In Writing

The campus writing center is hardly a likely location for a love story. It is brightly lit, and the furnishings are dominating by serviceable tables and bookshelf full of style manuals, guides to technical writing, and the occasional anthology. Conversation usually revolves around refining thesis statements and discussing the finer points of comma splices and academic diction. Sometimes things are very wild, and after talking about structure and organization, we try increasing the rhetorical punch of a conclusion.

He is a freshman, finishing up a mandatory paper for first year ethics class, in which he must give and defend his “life mission statement.” The professor, bless him, has offered extra credit for a visit to the writing center, and over the past week most of the class has trickled through our doors. It is the sort of assignment that seems great in concept–mission! values! fufilment!–and, in fact, this sort of self-knowledge can be the sort of thing that animates a life. But purpose is better to have and to manifest than to talk about.  In the hands of conscientious but inexperienced freshmen, the prompt has largely produced pages of untested cliches, the realest moments places where doubt seeps through.

He is nervous about grammar and offers the customary disclaimer that he’s bad at English, as though the tutors of the writing center stand ready to judge his soul on the offense of a misplaced comma. But his life mission starts not with “traditional values” or “giving back to the community,” but in the well-traveled experience of six younger siblings. Leadership, he says, matters to him because he cares what happens to specific people. And when I ask him to clarify a connection in one of his paragraphs, I can watch him seeing them.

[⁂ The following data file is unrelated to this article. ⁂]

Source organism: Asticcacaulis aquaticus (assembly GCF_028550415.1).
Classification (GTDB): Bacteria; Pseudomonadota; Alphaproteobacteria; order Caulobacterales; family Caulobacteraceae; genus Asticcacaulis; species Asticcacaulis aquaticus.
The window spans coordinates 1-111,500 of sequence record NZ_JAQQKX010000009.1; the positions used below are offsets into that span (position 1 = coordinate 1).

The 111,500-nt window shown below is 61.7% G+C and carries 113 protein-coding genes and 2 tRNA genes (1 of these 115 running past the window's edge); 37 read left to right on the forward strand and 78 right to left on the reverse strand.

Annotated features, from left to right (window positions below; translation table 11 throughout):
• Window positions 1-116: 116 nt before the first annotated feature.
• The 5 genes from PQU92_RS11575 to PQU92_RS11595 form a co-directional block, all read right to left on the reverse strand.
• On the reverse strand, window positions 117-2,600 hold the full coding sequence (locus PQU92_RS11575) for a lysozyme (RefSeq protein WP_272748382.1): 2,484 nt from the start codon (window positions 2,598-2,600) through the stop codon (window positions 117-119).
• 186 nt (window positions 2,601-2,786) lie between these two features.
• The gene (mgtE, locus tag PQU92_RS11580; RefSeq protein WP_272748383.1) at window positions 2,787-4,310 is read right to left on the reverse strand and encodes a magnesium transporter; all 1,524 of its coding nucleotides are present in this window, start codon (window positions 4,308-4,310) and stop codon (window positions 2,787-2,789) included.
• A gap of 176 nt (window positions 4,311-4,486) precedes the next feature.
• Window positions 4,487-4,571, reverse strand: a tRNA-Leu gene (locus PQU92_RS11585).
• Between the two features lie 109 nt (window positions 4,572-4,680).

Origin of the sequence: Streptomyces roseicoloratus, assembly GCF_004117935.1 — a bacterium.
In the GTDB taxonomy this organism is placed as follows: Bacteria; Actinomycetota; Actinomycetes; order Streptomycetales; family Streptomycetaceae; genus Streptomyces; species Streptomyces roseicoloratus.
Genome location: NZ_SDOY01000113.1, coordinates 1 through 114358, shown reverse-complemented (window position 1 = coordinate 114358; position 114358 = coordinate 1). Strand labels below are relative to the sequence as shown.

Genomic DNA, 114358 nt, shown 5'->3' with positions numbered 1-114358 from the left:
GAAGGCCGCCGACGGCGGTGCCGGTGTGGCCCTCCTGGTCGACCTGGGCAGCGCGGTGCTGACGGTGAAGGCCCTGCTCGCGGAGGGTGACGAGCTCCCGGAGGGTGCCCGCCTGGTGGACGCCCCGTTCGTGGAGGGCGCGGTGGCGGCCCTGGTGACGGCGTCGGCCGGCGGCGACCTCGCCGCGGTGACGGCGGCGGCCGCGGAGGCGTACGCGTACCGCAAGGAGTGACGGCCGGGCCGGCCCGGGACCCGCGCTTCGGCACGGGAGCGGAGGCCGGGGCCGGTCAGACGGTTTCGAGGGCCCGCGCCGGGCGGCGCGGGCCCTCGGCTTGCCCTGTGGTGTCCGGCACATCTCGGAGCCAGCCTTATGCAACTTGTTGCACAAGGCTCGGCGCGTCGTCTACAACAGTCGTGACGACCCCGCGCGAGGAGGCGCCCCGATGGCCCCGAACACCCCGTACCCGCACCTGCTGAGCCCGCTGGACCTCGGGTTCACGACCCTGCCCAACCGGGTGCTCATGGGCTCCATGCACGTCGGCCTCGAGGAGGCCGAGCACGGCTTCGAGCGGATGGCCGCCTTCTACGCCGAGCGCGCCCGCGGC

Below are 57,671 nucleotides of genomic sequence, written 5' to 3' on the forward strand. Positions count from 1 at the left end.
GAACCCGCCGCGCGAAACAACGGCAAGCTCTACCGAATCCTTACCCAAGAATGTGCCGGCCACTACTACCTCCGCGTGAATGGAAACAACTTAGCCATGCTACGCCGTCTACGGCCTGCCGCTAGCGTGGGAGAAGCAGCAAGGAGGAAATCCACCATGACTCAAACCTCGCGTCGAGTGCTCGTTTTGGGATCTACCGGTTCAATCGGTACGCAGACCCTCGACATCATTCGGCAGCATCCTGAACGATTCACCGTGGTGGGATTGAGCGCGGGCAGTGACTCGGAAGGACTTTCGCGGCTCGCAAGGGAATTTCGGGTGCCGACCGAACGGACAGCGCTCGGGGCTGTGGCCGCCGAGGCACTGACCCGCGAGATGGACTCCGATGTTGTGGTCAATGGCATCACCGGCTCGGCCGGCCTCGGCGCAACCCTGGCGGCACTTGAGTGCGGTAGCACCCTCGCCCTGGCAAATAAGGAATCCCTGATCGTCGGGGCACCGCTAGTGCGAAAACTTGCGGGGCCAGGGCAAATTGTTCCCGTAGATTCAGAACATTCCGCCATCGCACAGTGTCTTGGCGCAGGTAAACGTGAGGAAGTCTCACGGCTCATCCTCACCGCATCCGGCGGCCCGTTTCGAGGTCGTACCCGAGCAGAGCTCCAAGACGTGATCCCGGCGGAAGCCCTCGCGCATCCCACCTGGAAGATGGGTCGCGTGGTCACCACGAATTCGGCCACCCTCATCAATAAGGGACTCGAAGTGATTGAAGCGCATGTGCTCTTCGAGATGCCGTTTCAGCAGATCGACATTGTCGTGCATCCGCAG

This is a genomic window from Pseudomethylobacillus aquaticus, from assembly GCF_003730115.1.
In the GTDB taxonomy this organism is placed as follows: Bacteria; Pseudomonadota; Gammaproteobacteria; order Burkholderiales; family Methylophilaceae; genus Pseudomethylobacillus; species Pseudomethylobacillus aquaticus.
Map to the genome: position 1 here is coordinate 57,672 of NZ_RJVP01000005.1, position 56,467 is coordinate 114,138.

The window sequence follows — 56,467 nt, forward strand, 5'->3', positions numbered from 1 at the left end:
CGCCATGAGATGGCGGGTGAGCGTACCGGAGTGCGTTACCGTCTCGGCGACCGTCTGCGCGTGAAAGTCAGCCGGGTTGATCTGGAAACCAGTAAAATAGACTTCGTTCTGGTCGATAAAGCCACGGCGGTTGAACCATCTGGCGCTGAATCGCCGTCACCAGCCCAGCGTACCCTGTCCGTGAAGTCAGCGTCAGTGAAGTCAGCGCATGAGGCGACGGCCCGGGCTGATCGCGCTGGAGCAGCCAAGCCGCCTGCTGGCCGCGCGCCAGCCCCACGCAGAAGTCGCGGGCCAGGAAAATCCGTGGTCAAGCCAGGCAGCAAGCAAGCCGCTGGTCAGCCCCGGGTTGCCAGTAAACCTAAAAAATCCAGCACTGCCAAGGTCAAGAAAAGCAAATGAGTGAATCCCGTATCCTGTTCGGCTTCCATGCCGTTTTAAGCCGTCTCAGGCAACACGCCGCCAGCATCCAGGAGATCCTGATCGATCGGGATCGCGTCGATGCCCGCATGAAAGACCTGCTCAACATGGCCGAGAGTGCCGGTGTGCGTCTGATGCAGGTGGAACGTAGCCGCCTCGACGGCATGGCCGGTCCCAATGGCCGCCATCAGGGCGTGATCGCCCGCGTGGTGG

Forty minutes later, his comma nerves are (somewhat) soothed and his organizational structure strengthened. I ask if he is going someplace warm for spring break. His smile is full of confidence: “Oh, I’m going home. It will be great.”


The Professor

I revisited my alma mater last week, the first real visit in seven years. I wandered hallways haunted by people still alive and well in other parts of the country, but lost forever as essential pieces of this world, as essential parts of my own life. And, indeed, I am lost to them. Even the faculty had dispersed, scattered by bitter disputes and unsatisfactory resolutions.

Only two professors weathered the early storms completely, and that with a dignity that earned our respect.  One has remained a friend and a collaborator on projects throughout my graduate education and beyond; the other I hadn’t seen since I left.  As I went in search of the latter, I felt suddenly shy.  It had been a long time, and I’d given no warning of my visit.  Besides, he’d had many students since my time, and the three core courses I took from him hardly place me in the memorable category.